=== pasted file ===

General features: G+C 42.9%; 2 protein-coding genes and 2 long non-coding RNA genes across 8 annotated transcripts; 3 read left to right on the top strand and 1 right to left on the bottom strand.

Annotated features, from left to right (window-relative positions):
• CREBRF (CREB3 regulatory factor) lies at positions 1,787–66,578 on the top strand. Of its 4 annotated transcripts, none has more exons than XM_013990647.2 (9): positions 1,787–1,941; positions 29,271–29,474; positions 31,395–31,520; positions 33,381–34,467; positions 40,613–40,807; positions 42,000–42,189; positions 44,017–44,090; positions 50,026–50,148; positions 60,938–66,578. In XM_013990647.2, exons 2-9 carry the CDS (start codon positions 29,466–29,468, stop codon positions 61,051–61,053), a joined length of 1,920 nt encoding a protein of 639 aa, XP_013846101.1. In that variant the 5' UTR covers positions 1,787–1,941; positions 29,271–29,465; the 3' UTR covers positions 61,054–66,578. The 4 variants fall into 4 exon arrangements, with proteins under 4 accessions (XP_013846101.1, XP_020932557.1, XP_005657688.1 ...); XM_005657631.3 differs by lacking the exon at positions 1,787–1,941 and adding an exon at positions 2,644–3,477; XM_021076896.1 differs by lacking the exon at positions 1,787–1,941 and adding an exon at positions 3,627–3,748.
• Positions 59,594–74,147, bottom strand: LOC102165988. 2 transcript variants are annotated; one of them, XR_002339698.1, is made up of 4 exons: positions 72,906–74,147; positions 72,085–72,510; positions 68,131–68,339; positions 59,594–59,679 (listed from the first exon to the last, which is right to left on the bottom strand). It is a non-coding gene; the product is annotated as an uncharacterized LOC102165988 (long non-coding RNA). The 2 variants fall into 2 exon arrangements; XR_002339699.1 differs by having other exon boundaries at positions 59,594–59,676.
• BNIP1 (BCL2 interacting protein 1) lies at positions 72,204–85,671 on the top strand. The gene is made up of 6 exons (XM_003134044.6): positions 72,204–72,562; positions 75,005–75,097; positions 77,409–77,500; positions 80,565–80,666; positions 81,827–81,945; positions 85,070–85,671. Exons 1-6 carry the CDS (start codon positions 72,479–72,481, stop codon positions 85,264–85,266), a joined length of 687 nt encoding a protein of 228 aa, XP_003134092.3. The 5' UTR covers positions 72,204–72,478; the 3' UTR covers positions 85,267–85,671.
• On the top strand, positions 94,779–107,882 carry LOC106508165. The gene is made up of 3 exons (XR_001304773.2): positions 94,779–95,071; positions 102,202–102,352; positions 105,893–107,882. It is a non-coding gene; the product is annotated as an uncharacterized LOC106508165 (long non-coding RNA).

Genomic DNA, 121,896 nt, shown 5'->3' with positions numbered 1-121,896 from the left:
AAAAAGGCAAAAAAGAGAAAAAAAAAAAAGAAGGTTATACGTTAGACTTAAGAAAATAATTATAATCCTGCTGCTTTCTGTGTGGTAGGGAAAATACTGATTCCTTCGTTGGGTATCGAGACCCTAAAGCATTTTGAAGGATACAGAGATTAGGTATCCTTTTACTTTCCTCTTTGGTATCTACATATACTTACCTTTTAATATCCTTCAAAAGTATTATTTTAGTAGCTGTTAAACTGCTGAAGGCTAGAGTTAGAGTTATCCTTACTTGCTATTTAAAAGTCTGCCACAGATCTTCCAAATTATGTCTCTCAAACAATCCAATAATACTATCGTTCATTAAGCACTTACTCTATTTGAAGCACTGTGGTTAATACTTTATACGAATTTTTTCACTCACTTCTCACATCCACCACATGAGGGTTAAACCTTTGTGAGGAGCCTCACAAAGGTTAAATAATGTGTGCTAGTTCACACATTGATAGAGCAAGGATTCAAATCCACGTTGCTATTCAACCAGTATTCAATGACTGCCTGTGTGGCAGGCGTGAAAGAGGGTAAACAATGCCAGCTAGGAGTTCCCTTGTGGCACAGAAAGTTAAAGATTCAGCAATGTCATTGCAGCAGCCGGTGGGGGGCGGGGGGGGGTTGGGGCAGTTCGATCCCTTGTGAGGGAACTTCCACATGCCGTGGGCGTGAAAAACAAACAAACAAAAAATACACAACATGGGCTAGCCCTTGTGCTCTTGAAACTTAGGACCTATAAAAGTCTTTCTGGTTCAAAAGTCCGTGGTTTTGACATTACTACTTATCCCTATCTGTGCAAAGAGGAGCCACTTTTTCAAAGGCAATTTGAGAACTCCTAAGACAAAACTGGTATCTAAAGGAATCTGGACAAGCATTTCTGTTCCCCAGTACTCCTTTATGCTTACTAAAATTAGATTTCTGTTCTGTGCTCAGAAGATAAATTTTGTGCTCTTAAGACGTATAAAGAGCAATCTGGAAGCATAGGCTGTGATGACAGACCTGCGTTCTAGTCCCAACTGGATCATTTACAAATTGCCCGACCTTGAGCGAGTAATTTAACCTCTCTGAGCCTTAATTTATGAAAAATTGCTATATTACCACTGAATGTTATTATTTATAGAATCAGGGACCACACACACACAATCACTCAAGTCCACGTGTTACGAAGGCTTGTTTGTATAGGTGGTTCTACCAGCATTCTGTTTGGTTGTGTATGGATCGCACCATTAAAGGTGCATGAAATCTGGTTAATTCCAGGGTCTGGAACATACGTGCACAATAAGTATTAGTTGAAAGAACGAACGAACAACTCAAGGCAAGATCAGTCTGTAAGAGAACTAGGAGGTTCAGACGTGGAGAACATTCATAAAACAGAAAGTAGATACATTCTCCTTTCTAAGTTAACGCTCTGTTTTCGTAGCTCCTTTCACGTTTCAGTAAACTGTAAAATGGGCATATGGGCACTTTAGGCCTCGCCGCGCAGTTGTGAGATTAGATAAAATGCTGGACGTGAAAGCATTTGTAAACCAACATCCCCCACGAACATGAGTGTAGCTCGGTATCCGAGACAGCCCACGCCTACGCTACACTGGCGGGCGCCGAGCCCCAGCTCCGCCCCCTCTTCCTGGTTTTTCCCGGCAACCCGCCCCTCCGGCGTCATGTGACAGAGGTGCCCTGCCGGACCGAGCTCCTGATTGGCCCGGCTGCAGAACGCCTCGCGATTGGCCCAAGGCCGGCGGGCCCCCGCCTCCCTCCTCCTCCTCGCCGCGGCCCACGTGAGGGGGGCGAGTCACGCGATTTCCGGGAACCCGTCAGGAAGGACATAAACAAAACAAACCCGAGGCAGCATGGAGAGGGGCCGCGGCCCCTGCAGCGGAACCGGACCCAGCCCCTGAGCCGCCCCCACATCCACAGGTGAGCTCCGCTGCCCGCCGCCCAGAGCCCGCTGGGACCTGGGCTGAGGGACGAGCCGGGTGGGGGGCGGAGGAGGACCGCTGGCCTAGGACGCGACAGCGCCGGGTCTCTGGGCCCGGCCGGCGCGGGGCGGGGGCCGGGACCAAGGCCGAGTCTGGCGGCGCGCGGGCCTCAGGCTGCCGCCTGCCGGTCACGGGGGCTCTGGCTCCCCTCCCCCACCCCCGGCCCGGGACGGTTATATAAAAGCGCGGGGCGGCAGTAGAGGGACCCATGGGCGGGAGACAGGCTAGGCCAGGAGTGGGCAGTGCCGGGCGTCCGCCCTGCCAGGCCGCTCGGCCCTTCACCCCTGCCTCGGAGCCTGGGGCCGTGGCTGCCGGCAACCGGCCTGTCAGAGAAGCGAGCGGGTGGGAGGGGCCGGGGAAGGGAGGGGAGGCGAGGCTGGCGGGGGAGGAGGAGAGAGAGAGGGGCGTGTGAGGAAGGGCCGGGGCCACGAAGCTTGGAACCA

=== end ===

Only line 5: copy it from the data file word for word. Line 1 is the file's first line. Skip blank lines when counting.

• BNIP1 (BCL2 interacting protein 1) lies at positions 72,204–85,671 on the top strand. The gene is made up of 6 exons (XM_003134044.6): positions 72,204–72,562; positions 75,005–75,097; positions 77,409–77,500; positions 80,565–80,666; positions 81,827–81,945; positions 85,070–85,671. Exons 1-6 carry the CDS (start codon positions 72,479–72,481, stop codon positions 85,264–85,266), a joined length of 687 nt encoding a protein of 228 aa, XP_003134092.3. The 5' UTR covers positions 72,204–72,478; the 3' UTR covers positions 85,267–85,671.